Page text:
Equine Vaccines for Potentially Fatal Diseases

 
Anybody who has spent time riding or caring for a horse can appreciate the natural bond that inevitably develops. This bond can be so strong that people dealing with disabilities, addictions, depression, Post Traumatic Stress Disorder, and other challenges have found healing in equine therapy.

Whether you love horses for the thrill of sitting in the saddle or you feel a tender connection by caring for one of these gentle animals, you want your horse to live for a long time. That’s why it’s essential to administer vaccines annually to protect your horses from possible exposure to potentially fatal diseases.

This article is to help you understand the five “core” equine diseases, including Eastern Equine Encephalomyelitis, Rabies, Western Equine Encephalomyelitis, Tetanus and West Nile, all of which are deadly threats to your horse; as well as the three risk based “non-core” vaccines — Influenza, Rhinopneumonitis and Strangle.

Five ‘core’ diseases

Two viral diseases that can attack your horse’s nervous system are Eastern (EEE) and Western (WEE) equine encephalomyelitis. These diseases may cause a loss of appetite, fever, teeth grinding, blindness and seizures. You should consider vaccinating for these two diseases every spring.

Rabies is a neurologic disease caused by a virus in the saliva of infected animals, and it can be transmitted through an infected animal’s bite. If a horse is exposed to Rabies, the virus works its way up the nervous system into the brain, where the disease progresses fast and is always fatal. Symptoms of Rabies include loss of appetite, colic, choking, depression, lameness, difficulty urinating and even death. This virus can be transmitted from horse to humans as well, so you should vaccinate for Rabies every spring and fall.

All horses are at risk for Tetanus, a bacterial disease. It starts in the intestinal tract and is transmitted to the feces of horses and other animals. This causes the bacteria to get into the soil where it can survive for years, putting animals and people at risk. This bacteria can be transmitted through an open wound with exposed tissues or incisions. It may cause hyper responsiveness to noise and movement, flared nostrils, elevated head, stiff tail, stiff leg gait muscle spasms and death. It is suggested to administer this vaccine every spring.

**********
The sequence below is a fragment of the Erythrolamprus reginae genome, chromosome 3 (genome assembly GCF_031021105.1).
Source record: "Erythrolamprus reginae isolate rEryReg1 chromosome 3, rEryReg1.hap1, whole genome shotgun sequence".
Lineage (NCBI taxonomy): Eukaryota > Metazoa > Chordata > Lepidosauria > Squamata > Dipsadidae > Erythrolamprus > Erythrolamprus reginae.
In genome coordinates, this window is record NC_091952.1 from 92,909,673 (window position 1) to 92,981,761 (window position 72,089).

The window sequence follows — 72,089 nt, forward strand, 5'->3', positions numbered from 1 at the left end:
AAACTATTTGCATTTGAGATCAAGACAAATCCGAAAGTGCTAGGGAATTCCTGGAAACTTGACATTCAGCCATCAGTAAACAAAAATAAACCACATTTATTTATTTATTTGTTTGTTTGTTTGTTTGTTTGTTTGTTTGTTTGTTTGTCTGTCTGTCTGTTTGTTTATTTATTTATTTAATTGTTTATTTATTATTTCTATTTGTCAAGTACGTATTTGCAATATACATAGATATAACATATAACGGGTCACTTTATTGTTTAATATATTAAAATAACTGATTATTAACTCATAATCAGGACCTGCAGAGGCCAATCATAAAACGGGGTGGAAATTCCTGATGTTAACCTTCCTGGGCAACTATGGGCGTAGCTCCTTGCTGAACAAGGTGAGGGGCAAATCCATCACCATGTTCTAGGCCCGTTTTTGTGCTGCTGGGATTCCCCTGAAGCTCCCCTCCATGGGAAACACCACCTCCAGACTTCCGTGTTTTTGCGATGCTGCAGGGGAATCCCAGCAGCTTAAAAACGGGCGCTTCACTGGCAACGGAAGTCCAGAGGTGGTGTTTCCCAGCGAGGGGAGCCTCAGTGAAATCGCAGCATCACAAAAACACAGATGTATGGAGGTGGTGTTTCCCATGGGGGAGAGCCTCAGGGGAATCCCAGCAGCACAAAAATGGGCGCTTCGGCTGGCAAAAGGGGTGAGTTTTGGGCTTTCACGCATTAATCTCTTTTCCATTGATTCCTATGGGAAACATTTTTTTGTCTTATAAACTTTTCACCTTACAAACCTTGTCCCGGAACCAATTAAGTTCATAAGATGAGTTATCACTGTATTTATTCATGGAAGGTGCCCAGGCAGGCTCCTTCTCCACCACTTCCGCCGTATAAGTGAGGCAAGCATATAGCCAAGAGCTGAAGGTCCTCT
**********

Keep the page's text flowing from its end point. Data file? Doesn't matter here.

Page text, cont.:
By now you’ve probably also heard about West Nile. This is a virus that can cause inflammation of the central nervous system. West Nile is spread by mosquitoes, and in some cases blood-sucking insects. Mosquito control is not possible, so all animals and people can be at risk for this disease. When exposed, horses can experience a loss of appetite, fever, weakness, blindness, difficulty moving, seizures and death. We recommend you vaccinate your horses for West Nile every spring.

Three non-core vaccines

We highly recommend you vaccinate your horses for Influenza and Rhinopneumonitis on a semi-annual basis (semi-annual- spring and fall), especially for traveling horses and those at large boarding barns. Flu and Rhino are contagious respiratory diseases that are easily passed from horse to horse. Warning signs include loss of appetite, fever, lethargic, cough and nasal discharge.

The third is Strangle, a bacteria that can be transmitted if the horse has direct contact with an infected horse or is passed by object or person. This virus may cause an abscess of the lymph nodes, leading to pus discharge from nostrils, high fever and may cause hacking and strangled sounds when the horse breathes. Strangles is usually not life-threatening, although it can be if left untreated. Please vaccinate annually in the spring.

Other vaccinating tips

  • As a general rule, if your foal is born from a non-vaccinated mare, the foal should receive its first vaccination at 3-4 months of age.
  • Foals born from a vaccinated mare should receive their first vaccines at 6 months.
  • Most foal’s first vaccines should be given as a series of three doses (boosters) about 4-6 weeks apart, although be sure to follow the label’s recommendations.
  • After the initial booster set, a foal will only need its annual vaccination in the years that follow.
  • A pregnant mare should be vaccinated for Eastern and Western encephalomyelitis, West Nile virus, influenza and tetanus at the beginning of pregnancy. A booster should be given one month prior to foaling to increase the antibody level in the mare’s colostrum (first milk) and help protect the newborn foal from disease. Also, the mare should be vaccinated against equine rhinopneumonitis (aka the abortion virus or rhino) at five, seven and nine months of pregnancy.

 


Information for this article was provided by Lindsey Hutchison, Animal Health, Tack and Farrier Dept. Manager, Riverton IFA Country Store.

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